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Messages - kumin

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Cold Hardy Citrus / Poncirus+ early bud break
« on: March 09, 2020, 06:43:54 AM »
There's been at least one post questioning Poncirus+ winter hardiness. Due to experiencing a very mild winter, I can't really address it's ultimate winter hardiness, except noticing that they're the only trees showing bud-break this early. None of the citranges, other Poncirus, TaiTri, 5* citrumelo, Ichangquat, etc. are showing bud-break. Perhaps this early loss of dormancy contributes to decreased hardiness.
It remains to be seen whether the remainder of the selections will follow within days, or will remain dormant for several additional weeks.

Citrus General Discussion / Re: Record buck farms
« on: March 04, 2020, 01:39:01 PM »
Flushing a cutting's foliage depletes stem reserves.  Plants need and seek root/foliage balance. A plant with foliage removed, ideally will replace foliage as a response, not root initiation. Likewise loss of roots ideally will be followed by new root generation. Reducing stem temperatures, while maintaining root warmth is one path toward initiating new root development .
I rooted many woody plants in the past. The plants were maintained under shade cloth, with about 50% of the foliage removed to reduce transpiration. Additionally the cuttings were automatically, periodically misted/fogged to cool the stems and retain turgor.

Woody plants differ in rootability by season, by species and cultivar, by degree of lignification (maturity within season), by rooting hormone dosage, by juvenility of propagation materials, and rooting media selected. Mother trees are often deliberately keep in a vegetative state by severe pruning to force new, more easily rooted growth. The base of a cutting (the lowest portion of a flush of growth) has the greatest rooting potential.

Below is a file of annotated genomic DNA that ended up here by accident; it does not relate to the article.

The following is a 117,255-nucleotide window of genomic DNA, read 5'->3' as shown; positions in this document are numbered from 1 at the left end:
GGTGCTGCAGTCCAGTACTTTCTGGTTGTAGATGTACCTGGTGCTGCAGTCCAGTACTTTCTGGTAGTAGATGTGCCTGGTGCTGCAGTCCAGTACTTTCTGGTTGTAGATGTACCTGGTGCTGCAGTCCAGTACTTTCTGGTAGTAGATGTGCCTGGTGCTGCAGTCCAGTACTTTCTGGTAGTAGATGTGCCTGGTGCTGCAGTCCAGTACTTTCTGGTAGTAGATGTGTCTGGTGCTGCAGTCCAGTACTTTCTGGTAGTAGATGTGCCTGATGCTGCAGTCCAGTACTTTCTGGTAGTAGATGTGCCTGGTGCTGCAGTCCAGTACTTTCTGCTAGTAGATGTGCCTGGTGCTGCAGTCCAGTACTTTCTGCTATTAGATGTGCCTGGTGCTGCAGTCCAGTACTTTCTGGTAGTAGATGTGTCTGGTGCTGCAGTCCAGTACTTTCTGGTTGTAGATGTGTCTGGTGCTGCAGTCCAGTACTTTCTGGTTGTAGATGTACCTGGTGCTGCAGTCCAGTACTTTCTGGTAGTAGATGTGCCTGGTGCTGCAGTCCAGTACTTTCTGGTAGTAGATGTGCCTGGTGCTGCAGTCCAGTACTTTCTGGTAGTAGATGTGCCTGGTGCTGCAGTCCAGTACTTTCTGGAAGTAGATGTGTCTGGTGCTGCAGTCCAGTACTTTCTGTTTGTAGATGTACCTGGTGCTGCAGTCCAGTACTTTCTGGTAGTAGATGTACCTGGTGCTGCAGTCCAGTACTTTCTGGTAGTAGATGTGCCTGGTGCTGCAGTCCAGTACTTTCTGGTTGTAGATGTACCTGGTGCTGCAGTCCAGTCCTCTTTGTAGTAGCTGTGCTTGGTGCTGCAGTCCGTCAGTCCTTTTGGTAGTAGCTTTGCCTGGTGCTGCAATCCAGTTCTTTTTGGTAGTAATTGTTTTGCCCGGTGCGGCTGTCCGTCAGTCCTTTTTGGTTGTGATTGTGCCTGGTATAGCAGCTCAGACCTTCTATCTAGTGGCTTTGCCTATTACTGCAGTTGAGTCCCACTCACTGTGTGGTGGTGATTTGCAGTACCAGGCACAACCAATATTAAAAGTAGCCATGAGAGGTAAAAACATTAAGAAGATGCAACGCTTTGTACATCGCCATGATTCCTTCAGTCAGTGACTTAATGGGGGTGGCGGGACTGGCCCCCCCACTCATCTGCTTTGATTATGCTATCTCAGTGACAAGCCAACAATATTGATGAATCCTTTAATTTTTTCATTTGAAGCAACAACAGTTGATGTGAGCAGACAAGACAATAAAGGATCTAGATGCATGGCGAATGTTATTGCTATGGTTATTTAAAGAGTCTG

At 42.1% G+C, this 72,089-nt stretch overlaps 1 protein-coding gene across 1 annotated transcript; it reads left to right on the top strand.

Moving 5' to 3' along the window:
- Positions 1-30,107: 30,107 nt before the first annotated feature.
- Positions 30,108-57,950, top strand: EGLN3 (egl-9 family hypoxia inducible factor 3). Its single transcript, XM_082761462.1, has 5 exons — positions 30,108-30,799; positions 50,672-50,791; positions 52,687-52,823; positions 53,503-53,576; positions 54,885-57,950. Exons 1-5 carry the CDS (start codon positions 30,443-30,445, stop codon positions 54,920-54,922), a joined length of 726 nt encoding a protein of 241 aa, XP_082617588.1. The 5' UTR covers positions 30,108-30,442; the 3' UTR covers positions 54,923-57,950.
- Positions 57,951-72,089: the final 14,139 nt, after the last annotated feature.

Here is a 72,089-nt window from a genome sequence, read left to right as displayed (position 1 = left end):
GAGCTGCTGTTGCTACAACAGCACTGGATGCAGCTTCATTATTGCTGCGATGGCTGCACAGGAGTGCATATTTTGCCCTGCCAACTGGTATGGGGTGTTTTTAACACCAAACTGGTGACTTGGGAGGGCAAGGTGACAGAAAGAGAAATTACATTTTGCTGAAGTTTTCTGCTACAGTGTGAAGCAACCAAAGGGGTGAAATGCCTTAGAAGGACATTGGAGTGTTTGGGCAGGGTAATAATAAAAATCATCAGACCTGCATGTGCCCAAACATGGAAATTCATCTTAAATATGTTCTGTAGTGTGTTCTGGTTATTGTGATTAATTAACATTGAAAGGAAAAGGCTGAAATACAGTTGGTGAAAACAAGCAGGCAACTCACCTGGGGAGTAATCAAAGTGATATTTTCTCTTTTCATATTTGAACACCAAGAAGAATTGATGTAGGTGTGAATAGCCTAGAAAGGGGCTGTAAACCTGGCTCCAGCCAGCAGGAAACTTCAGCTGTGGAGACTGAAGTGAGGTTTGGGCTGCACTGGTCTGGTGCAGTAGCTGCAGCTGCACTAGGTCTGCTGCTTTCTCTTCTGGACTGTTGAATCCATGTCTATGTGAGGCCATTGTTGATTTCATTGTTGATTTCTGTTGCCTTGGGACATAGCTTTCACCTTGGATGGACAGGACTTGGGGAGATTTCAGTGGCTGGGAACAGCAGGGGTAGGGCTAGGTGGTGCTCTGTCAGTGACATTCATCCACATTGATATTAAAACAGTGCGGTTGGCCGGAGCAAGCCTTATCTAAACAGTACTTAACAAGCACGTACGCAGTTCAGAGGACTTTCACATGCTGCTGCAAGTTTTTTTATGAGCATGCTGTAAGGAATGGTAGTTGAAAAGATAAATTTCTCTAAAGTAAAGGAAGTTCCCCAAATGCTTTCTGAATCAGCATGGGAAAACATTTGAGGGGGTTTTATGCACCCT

Cold Hardy Citrus / Re: F2 citrange winter hardiness trial
« on: March 02, 2020, 12:18:27 PM »
The structure these trees are in is unheated. However, the combination of white overwintering poly plus the 3 layers of frost cloth likely provided 8-10 degrees of protection in addition to 100% shielding from wind. If this winter had been a repeat of last winter, I don't think the Meyer would have stood a chance at survival, let alone being undamaged. I have no plans for the Meyer, simply threw it inside on a lark. None of my plants suffered much damage either. The frost cloth sheets were frozen together, even this morning. There was also shallow frozen soil around the interior of the structure.

This is great in regards to getting closer to flowering/fruiting, but doesn't help in further defining hardiness. If we'd had these temperatures last winter, I believe there may have been thousands of survivors.

Cold Hardy Citrus / Re: F2 citrange winter hardiness trial
« on: March 02, 2020, 07:25:35 AM »
Barring an unusual change in weather, there will be little to no cold damage this winter. Even the Meyer lemon seedling shows no real damage. Fortunately, the previous winter eliminated the tender seedlings. The protective structure was successful, but not really needed. The lowest temperature to this point has been +10 degrees F., not really zone 6b weather. This is 22 degrees F. warmer than last winter's low.

Meyer lemon unharmed, and unlikely to be harmed.

2 updated photos of Conestoga #11 scions grafted on Poncirus showing no damage.

Cold Hardy Citrus / Re: Citrus in the Pacific Northwest
« on: February 16, 2020, 03:02:35 PM »